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Tuesday, 24 September 2002
Page: 4735


Senator BARTLETT (3:31 PM) —I move:

That the Senate take note of the answer given by the Minister for Defence (Senator Hill) to a question without notice asked by Senator Bartlett today relating to parliamentary debate on any involvement by Australia in military action against Iraq.

That question was about the fundamental issue of whether the government would guarantee a conscience vote for Liberal parliamentarians in the event of any such vote being put in relation to a war on Iraq. Senator Hill, not surprisingly, dodged that question comprehensively by saying it was simply hypothetical and therefore not one that he needed to enter into.

But the fact remains that, as the minister himself said, the Prime Minister will seek the support of both houses of parliament for any decision that he makes or cabinet makes to engage Australia's troops in any form of war on Iraq. If the Prime Minister is genuinely seeking the support of parliament then he should make sure that that support is genuine. The only way of ensuring that it is genuine is to allow it to be a conscience vote or a so-called free vote. Having a vote that is not free will not give a true representation of the views of the parliamentarians and therefore, I suggest, the views of the Australian electorate. It is the concerns of the Australian electorate that many parliamentarians are reflecting in the various concerns that they are raising and continue to raise.

I draw the Senate's attention again to comments made, for example, by Liberal MP Peter Lindsay, the member for Herbert, an electorate that has one of the highest concentrations—if not the highest—of Defence and military personnel in the country. That applies to my electorate also, in terms of being the state of Queensland. Mr Lindsay, who last time I looked did not have a reputation for being a hardline extremist left-wing pacifist, raised significant and genuine concerns about Australian involvement, particularly in a pre-emptive strike against Iraq. I quote from the AAP report. He said:

... I utterly reject the notion of a premature pre-emptive strike by the United States. I think that would be foolish, and I hope that Australia would have no part in that.

I very much agree with Mr Lindsay's comments, as do all the Australian Democrats, and I congratulate him on making them. The problem is this: what happens in a couple of months time if Mr Howard decides to sign Australia up to supporting a pre-emptive strike? He will move a motion seeking the parliament's support. If there is no conscience vote, then Mr Lindsay will be required to vote, one would assume, against his beliefs and statements of today. That, therefore, would indicate that the vote would not be a genuine reflection of the parliamentarians' votes, let alone the views of his electorate.

It is no coincidence that Mr Lindsay's electorate is made up of a significant number of military personnel. Military figures such as past Australian military leaders General Peter Gration, Admiral Alan Beaumont and Admiral Michael Hudson—some of them involved in the previous Gulf War back in 1991—have all expressed grave reservations about Australia's involvement in a war against Iraq, particularly if it is a first strike pre-emptive involvement. Given that the government is refusing to rule that out— quite specifically refusing to rule out Australian support for such an action—then we need to take the concerns of senior military leaders genuinely. Obviously, again they are hardly people who can be put in the pacifist camp. Their concerns are serious and genuine—as of course are those expressed by pacifists, I hasten to add.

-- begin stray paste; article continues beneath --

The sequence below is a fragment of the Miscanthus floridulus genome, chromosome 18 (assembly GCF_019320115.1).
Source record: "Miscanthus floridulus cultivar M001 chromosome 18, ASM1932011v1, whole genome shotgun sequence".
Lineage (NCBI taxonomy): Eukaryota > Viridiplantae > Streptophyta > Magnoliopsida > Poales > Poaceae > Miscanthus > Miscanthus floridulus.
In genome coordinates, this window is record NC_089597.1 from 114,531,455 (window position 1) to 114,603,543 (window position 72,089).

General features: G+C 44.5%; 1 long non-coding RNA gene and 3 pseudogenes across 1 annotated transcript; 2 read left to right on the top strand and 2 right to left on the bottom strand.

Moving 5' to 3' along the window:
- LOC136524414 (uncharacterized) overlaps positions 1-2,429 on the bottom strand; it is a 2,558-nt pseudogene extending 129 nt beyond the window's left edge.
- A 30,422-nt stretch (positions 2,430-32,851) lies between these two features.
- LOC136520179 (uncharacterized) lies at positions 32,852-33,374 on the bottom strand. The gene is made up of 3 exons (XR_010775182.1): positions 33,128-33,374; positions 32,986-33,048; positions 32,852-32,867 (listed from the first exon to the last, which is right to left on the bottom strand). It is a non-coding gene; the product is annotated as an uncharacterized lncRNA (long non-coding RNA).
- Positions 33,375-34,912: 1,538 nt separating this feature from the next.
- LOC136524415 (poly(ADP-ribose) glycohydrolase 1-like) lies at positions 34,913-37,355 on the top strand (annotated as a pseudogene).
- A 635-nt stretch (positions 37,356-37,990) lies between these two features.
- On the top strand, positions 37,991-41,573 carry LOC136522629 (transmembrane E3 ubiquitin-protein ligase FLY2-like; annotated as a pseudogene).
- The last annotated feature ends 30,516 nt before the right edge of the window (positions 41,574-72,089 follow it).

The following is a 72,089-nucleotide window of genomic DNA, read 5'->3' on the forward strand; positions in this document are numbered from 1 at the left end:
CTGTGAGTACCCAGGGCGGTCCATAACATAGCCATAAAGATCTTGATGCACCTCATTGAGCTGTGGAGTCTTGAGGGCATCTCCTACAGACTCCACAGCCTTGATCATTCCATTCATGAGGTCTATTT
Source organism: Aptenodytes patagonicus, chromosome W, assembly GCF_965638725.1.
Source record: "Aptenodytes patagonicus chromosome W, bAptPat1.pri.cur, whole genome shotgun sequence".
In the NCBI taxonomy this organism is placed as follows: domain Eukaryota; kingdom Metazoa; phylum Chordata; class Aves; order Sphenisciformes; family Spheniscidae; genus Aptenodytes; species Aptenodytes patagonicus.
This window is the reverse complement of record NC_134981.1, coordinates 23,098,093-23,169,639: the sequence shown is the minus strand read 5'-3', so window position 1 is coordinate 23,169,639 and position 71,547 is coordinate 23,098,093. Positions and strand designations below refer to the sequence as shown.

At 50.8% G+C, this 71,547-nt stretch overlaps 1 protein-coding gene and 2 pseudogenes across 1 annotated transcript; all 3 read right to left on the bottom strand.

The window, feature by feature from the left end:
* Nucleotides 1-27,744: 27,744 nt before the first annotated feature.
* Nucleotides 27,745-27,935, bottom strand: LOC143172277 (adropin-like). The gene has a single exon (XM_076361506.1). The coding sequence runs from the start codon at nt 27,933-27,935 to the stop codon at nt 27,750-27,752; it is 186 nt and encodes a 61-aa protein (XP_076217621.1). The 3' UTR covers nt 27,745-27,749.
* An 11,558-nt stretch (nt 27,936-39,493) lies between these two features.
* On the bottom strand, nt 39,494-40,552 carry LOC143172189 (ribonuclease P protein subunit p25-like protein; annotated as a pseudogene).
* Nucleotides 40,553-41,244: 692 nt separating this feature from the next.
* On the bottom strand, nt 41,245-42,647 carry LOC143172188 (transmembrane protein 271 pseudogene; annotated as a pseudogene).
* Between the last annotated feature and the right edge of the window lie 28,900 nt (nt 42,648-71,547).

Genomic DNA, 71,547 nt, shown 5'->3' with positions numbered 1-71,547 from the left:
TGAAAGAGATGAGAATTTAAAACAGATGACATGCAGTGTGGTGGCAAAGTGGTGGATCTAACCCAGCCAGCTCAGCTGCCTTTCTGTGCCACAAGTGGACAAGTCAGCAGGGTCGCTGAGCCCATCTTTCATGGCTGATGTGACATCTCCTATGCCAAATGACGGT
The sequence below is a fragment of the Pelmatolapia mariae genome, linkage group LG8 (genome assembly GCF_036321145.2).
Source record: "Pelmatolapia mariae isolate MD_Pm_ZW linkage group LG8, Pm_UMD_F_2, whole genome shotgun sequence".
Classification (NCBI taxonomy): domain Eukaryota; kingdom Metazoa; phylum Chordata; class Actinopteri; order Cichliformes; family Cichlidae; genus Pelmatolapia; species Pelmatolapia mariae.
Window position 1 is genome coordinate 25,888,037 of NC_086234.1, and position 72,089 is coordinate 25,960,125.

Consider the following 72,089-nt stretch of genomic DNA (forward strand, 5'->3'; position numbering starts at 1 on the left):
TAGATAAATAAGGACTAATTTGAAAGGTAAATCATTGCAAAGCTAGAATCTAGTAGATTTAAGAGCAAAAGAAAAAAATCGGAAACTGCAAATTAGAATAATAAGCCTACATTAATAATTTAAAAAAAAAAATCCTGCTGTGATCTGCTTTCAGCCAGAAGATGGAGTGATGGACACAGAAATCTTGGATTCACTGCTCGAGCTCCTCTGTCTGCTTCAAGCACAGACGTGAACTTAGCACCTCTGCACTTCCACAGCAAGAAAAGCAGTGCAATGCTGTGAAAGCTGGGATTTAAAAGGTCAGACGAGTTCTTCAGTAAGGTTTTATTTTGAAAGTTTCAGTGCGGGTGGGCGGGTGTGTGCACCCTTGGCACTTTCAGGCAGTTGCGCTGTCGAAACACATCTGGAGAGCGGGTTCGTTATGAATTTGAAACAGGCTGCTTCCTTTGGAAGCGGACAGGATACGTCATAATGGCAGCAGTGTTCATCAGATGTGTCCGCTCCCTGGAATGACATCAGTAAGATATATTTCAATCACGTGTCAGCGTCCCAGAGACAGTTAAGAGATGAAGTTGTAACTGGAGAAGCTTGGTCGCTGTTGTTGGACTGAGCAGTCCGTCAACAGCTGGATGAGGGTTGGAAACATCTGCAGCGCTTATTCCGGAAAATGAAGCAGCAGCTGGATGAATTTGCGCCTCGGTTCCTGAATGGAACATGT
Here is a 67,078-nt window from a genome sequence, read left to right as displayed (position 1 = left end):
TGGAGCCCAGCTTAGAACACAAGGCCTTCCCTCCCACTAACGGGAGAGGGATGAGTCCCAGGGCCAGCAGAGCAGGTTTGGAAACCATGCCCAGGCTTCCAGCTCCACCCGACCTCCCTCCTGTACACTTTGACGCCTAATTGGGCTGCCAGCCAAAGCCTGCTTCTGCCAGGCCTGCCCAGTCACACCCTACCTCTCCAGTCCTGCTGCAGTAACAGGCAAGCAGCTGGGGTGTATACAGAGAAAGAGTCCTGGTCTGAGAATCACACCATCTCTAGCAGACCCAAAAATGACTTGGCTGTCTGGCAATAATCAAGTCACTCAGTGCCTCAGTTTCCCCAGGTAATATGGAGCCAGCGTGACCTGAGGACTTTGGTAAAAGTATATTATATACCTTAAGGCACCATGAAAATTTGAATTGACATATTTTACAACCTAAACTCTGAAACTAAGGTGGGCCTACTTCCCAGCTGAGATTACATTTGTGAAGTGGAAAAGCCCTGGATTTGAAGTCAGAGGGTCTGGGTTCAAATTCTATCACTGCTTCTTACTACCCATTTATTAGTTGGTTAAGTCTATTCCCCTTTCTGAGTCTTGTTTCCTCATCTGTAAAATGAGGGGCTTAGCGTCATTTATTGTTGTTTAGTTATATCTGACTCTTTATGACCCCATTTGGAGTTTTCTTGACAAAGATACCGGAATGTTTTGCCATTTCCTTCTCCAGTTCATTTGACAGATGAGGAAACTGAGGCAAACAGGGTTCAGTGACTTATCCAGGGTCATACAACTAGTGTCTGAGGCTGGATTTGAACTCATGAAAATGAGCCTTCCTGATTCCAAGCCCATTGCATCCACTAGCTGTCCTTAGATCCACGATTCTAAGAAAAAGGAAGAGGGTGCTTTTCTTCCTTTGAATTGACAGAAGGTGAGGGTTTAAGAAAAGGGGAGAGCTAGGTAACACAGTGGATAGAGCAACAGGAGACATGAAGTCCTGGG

Similarly, some of the loudest concerns have come from the veterans' community— from RSL organisations. There is widespread concern across the community about Australia potentially getting involved in an action such as this. Surely the least that people can ask is that when their parliamentarians debate and particularly vote—the ultimate expression of their views is how they vote on an issue in this place—they will be able to do so in a free way. We have seen conscience votes in the past on so-called life and death issues—abortion, euthanasia, and the stem cell debate that is happening at the moment. Surely a vote on whether Australia should go to war is equally a life and death issue.

I remind parliamentarians, particularly the leader of the government and the Leader of the Opposition, Mr Crean, that there are widespread positive reports from the media and the public about the nature and style of the debate in the stem cell legislation because it was a free vote—because parliamentarians were able to express a wide range of genuinely held views. Everybody recognised that that made the debate far more interesting, far more genuine and far more reflective of the range of community opinions and far more appropriate for the complexity of that issue. Surely we can do the same for any engagement of Australian troops with Iraq. (Time expired)

Question agreed to.